Authors: Eduardo Cordova*, San Diego State University, Arash Jahangiri, Department of Civil, Construction, and Environmental Engineering San Diego State University, Atsushi Nara, Associate Professor of Geography at San Diego State University, Ming-Hsiang Tsou, Director, Big Data Analytics Program At San Diego State University
Topics: Transportation Geography, Geographic Information Science and Systems
Keywords: Aggressive, Behavior, Dangerous, Driving, Detecting
Session Type: Paper
Start / End Time: 9:35 AM / 10:50 AM
Room: Plaza Court 5, Sheraton, Concourse Level
Presentation File: No File Uploaded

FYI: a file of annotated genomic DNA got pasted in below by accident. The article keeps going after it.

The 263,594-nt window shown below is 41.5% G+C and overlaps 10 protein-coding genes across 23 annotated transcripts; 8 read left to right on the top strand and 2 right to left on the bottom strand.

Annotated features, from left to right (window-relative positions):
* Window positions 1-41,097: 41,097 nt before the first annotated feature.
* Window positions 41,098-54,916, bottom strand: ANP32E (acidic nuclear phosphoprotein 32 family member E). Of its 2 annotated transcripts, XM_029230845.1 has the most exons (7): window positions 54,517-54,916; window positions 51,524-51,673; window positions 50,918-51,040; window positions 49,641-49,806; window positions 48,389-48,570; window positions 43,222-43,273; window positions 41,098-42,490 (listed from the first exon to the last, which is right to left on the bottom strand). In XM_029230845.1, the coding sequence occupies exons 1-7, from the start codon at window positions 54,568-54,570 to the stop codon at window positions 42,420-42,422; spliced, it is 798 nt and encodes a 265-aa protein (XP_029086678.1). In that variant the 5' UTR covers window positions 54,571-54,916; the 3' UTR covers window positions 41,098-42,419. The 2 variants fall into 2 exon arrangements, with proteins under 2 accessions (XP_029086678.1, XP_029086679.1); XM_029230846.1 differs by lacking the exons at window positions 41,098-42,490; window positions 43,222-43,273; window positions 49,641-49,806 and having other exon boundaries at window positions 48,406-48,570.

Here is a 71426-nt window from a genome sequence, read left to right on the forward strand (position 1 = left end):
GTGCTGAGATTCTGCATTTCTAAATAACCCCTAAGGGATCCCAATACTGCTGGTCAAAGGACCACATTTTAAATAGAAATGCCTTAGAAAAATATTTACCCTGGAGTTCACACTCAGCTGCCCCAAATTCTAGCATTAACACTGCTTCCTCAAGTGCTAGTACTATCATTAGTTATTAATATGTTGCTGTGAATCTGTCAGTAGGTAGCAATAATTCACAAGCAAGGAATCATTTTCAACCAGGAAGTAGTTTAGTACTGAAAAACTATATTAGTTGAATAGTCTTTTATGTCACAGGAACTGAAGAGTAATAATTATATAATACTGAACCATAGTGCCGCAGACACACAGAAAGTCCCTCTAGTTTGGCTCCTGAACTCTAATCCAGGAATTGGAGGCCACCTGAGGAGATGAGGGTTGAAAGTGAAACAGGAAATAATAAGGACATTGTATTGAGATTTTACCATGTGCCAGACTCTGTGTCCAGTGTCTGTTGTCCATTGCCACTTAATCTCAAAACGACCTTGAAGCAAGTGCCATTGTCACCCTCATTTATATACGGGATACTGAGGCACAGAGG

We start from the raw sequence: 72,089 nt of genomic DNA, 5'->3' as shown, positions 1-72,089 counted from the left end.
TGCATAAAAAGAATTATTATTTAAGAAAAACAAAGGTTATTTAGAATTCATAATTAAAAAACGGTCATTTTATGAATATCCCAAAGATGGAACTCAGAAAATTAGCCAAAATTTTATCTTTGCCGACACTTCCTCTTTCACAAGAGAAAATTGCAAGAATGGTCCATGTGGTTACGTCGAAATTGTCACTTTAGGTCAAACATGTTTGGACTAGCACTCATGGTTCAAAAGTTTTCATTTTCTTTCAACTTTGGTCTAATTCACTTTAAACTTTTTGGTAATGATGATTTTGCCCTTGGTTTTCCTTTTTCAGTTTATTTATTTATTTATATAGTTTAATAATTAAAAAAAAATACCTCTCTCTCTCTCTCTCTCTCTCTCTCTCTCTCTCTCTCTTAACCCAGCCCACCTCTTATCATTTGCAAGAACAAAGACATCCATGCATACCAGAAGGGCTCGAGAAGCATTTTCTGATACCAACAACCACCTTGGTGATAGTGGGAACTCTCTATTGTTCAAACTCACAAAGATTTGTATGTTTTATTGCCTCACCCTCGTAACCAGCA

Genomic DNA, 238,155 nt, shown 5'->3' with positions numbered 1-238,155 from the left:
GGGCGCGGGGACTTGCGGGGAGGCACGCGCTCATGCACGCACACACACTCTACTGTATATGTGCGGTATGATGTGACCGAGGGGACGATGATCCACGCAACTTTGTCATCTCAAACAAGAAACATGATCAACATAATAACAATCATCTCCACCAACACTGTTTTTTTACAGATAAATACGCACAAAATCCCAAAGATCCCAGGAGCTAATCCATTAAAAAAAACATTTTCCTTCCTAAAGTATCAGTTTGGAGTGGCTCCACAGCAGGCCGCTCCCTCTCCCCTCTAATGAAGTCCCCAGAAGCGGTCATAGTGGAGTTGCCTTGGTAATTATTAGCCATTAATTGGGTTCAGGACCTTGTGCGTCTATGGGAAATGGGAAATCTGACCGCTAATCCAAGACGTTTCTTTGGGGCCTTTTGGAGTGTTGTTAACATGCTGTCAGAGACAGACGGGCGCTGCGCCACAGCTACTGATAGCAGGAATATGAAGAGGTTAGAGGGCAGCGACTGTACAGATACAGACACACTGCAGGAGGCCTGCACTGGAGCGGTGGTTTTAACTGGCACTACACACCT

Aggressive driving (AD) is a widespread complicated issue and has lead to many vehicular accidents and deaths. Studying AD from recorded driving data can aid in highlighting unseen details that facilitate this behavior, such as certain road conditions, traffic, and locations that are susceptible to this behavior. The data size of recorded driving data is the main obstacle and focus of this study. An automated approach is necessary as detailed recorded driving data can contain vasts amount of information. The safety pilot model deployment program (SPMD) dataset used in this study consists of over two billion driving records from Ann Arbor, Michigan, with each record containing data such as location, time, speed, heading, and more. The solution to this issue is the Aggressive Driving Index (ADI), which is designed to automatically and systematically detect AD, score, and isolate the flagged driving trajectory and location. The ADI functions by examining the vehicle’s speed, turning, lane changing, braking, and acceleration. These attributes are used to detect and score a segment for AD. The more severe the action, and the more actions deemed to be severe, the higher the ADI will score the driving segment. The advantage of the ADI is its ability to condense several dimensions of measurement into a single score, which in turn allows for the condensing of billions of driving records into thousands of AD instances. The ADI allows for efficient detection, which leaves more time to commit to studying AD behavior.